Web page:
In October 2000, at the start of a new millennium, the publication of the Parekh Report, The Future of Multi‐Ethnic Britain, prompted a controversy that focused on the past rather than the future. The report, by a commission set up by the Runnymede Trust in 1997 and named after its chair, Bhikhu Parekh, covered a wide range of issues and institutions – the police, the wider criminal justice system, education, arts, media and sport, health and welfare, employment, immigration and asylum, politics and representation, religion and belief. Most media stories and debates on the report, however, focused on its discussion of British history and identity. The report asked: ‘How are the histories of England, Scotland and Wales understood by their people? What do the separate countries stand for, and what does Britain stand for?’ It suggested that these were questions about ‘how a genuinely multicultural Britain urgently needs to reimagine itself’, involving ‘rethinking the national story and national identity’. Much of the press strongly censured this view – the Daily Telegraph suggesting that the report attempted to ‘destroy a thousand years of British history’.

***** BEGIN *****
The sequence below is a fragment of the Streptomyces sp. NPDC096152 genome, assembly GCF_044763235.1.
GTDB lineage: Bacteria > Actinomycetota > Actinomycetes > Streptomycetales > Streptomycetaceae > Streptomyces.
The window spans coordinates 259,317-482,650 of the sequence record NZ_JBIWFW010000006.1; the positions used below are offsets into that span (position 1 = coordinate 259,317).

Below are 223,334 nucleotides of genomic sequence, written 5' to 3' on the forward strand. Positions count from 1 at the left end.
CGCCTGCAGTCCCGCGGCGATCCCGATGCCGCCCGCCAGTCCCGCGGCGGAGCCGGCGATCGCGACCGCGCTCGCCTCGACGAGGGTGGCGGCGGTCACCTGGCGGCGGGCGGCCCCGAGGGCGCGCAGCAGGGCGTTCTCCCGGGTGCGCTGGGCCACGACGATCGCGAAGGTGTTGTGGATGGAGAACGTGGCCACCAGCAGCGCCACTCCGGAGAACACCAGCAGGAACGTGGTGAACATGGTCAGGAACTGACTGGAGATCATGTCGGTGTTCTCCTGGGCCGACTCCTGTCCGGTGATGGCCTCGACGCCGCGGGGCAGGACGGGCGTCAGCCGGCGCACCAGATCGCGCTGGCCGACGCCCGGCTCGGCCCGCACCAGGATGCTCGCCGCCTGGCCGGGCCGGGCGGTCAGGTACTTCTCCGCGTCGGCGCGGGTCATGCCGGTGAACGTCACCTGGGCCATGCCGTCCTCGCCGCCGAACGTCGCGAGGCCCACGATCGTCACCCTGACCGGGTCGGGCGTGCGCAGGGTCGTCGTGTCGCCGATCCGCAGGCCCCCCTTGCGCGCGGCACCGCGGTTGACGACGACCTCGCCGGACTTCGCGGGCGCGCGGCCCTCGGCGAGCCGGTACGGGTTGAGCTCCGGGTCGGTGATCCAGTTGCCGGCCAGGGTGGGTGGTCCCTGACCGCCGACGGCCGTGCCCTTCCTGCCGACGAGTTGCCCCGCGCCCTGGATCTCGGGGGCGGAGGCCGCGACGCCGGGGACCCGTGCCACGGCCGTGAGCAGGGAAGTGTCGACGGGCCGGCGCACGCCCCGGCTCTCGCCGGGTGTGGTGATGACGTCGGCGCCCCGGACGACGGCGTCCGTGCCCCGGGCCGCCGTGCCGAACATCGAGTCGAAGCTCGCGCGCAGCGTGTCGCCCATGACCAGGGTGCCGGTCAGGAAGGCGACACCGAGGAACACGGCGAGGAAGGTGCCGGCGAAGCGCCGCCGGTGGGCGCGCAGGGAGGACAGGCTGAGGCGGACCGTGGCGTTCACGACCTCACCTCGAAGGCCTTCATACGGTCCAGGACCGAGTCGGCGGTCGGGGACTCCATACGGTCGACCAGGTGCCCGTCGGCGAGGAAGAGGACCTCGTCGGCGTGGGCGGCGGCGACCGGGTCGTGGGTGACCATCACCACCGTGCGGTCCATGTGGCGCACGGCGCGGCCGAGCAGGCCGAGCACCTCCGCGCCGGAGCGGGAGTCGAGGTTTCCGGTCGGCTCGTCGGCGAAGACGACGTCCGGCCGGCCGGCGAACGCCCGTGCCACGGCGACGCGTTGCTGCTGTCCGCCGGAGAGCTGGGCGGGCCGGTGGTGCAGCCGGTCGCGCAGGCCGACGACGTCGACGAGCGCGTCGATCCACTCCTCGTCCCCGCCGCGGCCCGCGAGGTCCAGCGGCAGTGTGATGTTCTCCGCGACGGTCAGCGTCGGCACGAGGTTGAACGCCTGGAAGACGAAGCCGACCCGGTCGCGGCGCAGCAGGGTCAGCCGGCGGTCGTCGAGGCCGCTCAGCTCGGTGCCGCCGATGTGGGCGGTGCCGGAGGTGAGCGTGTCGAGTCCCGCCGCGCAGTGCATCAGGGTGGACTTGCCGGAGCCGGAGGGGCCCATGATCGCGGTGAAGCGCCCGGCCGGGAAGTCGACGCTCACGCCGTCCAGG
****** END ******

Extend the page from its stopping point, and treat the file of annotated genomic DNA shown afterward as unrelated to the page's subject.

|Title of host publication||A Companion to Contemporary Britain, 1939-2000 |
|Editors||Paul Addison, Harriet Jones|
|Place of Publication||Oxford, UK|
|Publication status||Published - 6 Apr 2005|
|Name||Blackwell Companions to British History|